He’s spent his life behind the lens: observing, archiving, sharing and seeing. In The Story of Looking, documentarian and film scholar Mark Cousins flips the focus, asking himself and viewers: what does it mean to look, and what happens to images? It’s not one of his best works, but perhaps his most personal, which says a lot for an artist ever willing to bare his soul.
Cousins traces the history of the visual image and the act of looking
The movie starts with Cousins in bed watching a video of Ray Charles discussing sight (or the lack thereof) and the interior image. Cousins then tells us that tomorrow, he will undergo surgery on a badly damaged cataract. His plan for the day is laid out. He will get up early, go out into the city of Edinburgh and explore it with his camera. Or maybe he will lie in bed and imagine it.
He does both. And so much more. From the comfort of his bed and during familiar peregrinations around his home city to the imagined archive of his interior images, Cousins traces the history of the visual image and the act of looking. The result is a deeply felt encounter of motion and emotion: a personal yet universal reenactment of the movies we play in our heads.
Cousins’s intimate observations and encyclopaedic knowledge allow the movie to take a potentially hackneyed concept and play it out with casual and only occasionally flawed profundity. After watching it, you just might appreciate what you see – or what has been in front of your eyes the whole time.
Another exploration of process and an artist dealing with the realities of human decline comes this month in Tár. That is to say: after a 16-year hiatus, Todd Field is back, and the sheer austerity of his return offering is intoxicating.
After a 16-year hiatus, Todd Field is back
A story about the process of creation and the poetics of power, it sets up a character around a certain axis and lets it play out to the nth degree. That character is world-renowned musician Lydia Tár. She’s at the apex of her powers, days away from recording the symphony that will canonise her.
Cate Blanchett’s performance in the titular role is so convincing that you’ll be surprised to learn that Tár is a fictive protagonist. Field puts her at the centre of an original and uncompromising commentary on the nature of power structures and their dynamics in a post #metoo era. Nuances build up as the main character becomes a source of compulsion and revulsion. As ever, Field has captured not only the dark undercurrent of now but laid bare the future. It was worth the wait.
The same must be said for French documentarian Alice Diop’s dramatic debut feature Saint Omer, an award-winning courtroom drama in which the director extends her unfettered documentarian’s gaze and burning social interest onto new narrative terrain.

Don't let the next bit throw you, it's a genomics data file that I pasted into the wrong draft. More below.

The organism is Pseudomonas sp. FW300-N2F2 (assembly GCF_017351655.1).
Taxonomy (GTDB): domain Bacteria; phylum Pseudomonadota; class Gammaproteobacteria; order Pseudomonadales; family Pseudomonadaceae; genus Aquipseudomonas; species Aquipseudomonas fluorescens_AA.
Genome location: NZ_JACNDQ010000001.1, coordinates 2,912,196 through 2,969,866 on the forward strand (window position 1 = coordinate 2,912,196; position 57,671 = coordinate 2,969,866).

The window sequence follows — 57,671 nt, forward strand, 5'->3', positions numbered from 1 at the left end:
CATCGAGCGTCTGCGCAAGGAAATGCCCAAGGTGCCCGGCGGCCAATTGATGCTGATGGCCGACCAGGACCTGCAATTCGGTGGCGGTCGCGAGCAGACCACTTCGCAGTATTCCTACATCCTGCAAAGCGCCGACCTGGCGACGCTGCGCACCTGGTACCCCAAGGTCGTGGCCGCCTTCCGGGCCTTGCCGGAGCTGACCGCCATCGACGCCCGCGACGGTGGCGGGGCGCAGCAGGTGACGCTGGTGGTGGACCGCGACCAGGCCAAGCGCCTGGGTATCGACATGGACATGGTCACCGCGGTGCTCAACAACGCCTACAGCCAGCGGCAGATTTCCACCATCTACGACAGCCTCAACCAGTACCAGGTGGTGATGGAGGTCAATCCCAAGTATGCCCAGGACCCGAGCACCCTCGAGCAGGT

Based on grim events that took place on a cold November day in 2013, when Fabienne Kanou surrendered her 15-month-old daughter to the sea, Diop explores the unexplorable with precision and compassion, contextualising her fictionalised version of the court case that followed within a history of immigration, motherhood and colonialism that puts society itself on trial.
Saint Omer is an inventive courtroom drama, undertaken with the pseudo-clinical approach of Haneke. Beneath the endless mirrors and multi-layers there shines the solid integrity of a hard, pure filmmaker.
A master practitioner in documentary and dramatic film, Ukrainian director Sergei Loznitsa returns with a devastating look at the aerial bombing campaigns against German cities during World War II – the destruction not just of infrastructure but of civilian life.
Inspired by W.G. Sebald’s collection of essays The Natural History of Destruction, Loznitsa’s documentary Luftkrieg – die Naturgeschichte der Zerstörung collates and reconstructs found fragments, taking snippets of footage and splicing them together with signature dexterity and an empathetic eye until they reverberate into a bird’s-eye view of horror and tragedy.
There are no winners here, but Loznitsa finds courage in his craft, translating his own experience of bombardment into a commentary on the death of innocent bystanders to conflict. Unnarrated, the film speaks through images that are difficult, disturbing and definitive. Images that need to be seen. Remembered, not forgotten.
- The Story of Looking ★★★★ Starts Mar 2 D: Mark Cousins (UK, 2021)
- Tár ★★★★★ Starts Mar 2 D: Todd Field (US, 2022)
- Saint Omer ★★★★ Starts Mar 9 D: Alice Diop (France, 2022)
- Luftkrieg – die Naturgeschichte der Zerstörung ★★★★ Starts Mar 16 D: Sergei Lotznitsa (Germany, 2022)